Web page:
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It is definitely confusing. Up until three months ago, it was clear to everyone that the Sunnis were the enemies of the United States and the new Iraqi government. Up until a month ago, everyone knew that the U.S. proscribed Hezbollah and that Hamas was an enemy of the Palestinian nation in Washington's eyes. And another small matter: We knew that the collapse of the Soviet Union gave birth to a number of new states and that the greatest success had actually been achieved in the "Muslim republics." Freedom and democracy in Muslim states were always a dream that gave America goose bumps.

Suddenly, everything is the opposite. Condoleezza Rice "recommended" to the government of Iraq last week that it bring the Sunnis into the government, because "you defeat them [the Iraqi insurgents] not just through military efforts. You defeat them by having a political alternative that is strong." Thus, the Iraqi government should act in an "inclusive" way - that is, bring in the Sunnis, and be responsive to any signs of reconciliation on the part of the insurgents. Bring terrorists into the new Iraqi democracy? Now that America is dying to disengage from Iraq, terrorist organizations, "Sunni triangles" or "rebellious tribal groups" from the recent past have become acceptable.

Washington also has become silent in regard to Hezbollah. The initial stage of the elections in Lebanon is slated to begin next Sunday and the opposition stands a good chance. Cooperation with Hezbollah is vital for shoring up the election results. Hezbollah is capable of undermining the activity of any future government by virtue of its ability to heat up Lebanon's southern front and rally supporters in Lebanon's city squares. Washington has no choice but to recognize what has already been evident for some time: Hezbollah is part of Lebanese politics. Thus, the Sunnis were rehabilitated in Iraq and the Shi'ite organization in Lebanon is at least being ignored.

So who is the "bad Muslim?" Perhaps the Muslim Brotherhood? Indeed, the elections in Lebanon will take place several days after a survey in Egypt on a constitutional amendment that would allow additional presidential candidates to run, albeit under restrictions. Egypt's democratization campaign, even if it is slow, will require the cooperation of the Muslim Brotherhood. And suddenly the Americans are also beginning to talk with them. If there is to be democracy, then let there be democracy, right? But while Washington is talking with the Muslim Brotherhood about democracy, hundreds of members of this organization are being arrested in Egypt for participating in demonstrations. Washington did not register a protest in the meantime, because Egypt is heading toward democracy, right?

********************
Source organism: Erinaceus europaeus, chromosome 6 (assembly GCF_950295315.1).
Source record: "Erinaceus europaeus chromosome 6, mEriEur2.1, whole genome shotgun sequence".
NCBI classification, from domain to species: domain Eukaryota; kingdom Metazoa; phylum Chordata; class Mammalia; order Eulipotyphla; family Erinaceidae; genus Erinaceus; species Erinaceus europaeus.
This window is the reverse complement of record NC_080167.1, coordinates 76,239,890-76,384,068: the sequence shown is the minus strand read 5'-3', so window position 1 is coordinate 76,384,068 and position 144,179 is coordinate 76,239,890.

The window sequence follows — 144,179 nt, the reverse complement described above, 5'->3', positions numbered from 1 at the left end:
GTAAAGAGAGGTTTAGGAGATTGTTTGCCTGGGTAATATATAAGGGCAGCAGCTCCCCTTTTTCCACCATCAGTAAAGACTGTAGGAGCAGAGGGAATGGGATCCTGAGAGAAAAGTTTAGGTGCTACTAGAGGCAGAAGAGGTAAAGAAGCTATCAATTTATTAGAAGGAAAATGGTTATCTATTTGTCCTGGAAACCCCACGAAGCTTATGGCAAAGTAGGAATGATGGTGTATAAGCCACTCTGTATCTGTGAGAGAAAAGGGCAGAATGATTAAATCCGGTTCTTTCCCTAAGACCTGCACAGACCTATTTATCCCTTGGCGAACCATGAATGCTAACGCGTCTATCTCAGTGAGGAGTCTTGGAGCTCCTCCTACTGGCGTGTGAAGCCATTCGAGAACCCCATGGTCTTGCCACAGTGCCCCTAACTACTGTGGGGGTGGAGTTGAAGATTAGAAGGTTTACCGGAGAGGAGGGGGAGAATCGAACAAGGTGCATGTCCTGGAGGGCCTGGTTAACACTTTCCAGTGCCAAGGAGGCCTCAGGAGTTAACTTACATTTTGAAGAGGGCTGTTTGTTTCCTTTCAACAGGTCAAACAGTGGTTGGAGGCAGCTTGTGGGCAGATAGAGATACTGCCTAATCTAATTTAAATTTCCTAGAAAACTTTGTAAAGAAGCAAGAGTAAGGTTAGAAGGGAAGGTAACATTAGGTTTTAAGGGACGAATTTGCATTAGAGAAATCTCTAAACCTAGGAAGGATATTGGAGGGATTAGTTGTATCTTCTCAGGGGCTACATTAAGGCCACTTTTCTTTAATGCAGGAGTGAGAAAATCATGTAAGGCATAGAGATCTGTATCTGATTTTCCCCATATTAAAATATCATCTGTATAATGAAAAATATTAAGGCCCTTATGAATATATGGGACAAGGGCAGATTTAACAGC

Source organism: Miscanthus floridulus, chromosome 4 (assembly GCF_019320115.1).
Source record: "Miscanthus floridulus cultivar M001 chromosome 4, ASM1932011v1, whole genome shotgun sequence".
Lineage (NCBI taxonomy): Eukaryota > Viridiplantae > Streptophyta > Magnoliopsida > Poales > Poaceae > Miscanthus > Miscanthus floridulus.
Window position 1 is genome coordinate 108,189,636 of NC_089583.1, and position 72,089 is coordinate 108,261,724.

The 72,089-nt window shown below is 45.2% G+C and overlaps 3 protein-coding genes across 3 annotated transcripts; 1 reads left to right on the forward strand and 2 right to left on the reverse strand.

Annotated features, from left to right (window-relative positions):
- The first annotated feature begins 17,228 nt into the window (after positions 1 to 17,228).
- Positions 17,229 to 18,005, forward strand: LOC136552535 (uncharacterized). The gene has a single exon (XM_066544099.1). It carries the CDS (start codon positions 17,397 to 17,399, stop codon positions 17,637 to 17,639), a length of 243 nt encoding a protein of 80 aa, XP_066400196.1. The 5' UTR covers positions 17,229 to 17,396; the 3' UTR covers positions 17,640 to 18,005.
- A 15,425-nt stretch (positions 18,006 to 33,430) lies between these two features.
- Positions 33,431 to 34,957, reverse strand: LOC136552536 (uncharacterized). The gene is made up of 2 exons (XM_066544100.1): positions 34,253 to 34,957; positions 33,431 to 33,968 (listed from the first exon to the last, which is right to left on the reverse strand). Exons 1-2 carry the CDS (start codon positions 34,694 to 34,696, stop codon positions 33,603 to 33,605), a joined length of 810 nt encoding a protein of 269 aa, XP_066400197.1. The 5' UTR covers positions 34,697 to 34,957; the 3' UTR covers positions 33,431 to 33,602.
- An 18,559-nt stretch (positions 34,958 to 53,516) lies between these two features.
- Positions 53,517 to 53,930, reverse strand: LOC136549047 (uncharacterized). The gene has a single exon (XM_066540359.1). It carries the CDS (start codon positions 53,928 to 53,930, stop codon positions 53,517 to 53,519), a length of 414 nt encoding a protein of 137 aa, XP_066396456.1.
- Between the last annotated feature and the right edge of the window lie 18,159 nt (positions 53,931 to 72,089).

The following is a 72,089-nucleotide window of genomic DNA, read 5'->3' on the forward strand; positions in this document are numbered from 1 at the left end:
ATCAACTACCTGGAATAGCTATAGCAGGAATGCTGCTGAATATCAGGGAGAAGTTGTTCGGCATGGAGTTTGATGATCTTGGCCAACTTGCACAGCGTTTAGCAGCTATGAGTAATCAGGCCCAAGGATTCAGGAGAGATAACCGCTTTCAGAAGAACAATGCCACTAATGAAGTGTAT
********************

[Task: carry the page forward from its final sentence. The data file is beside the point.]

But it seems that the largest dose of confusion is reserved for another Islam. It turns out that American democracy, which is packaged so well for export and which has adopted the recipe from Natan Sharansky's book, is available in a number of sizes, tailored to fit the client. For more than 15 years, Islam Karimov, the president of Muslim Uzbekistan, has been the darling of Washington. He was especially favored in 2001, when he granted Washington approval for constructing an airfield and using his country as a base for attacks against the Taliban. This service, of course, did not come free of charge. More than $500 million passed into the hands of the amiable leader, while his intelligence interrogators cooked Uzbek dissidents in boiling water in the torture dungeons. Washington knew about this, but Karimov is a friend, a symbol of liberation from the Soviet Union, a paragon of "freedom."

Washington also is well aware of how many people were killed last week in Uzbekistan. But the killing of several hundred people, who in any case are categorized as "Islamic terrorists" by Karimov, is apparently not a sufficient reason to break off ties with the Uzbek leader, who holds the key for continued American operations in Uzbekistan.

Perhaps, now that Sunnis are no longer bad guys and Shi'ites have stopped committing suicide, the time has come for redefining the notion of democracy, and this would clear up the confusion.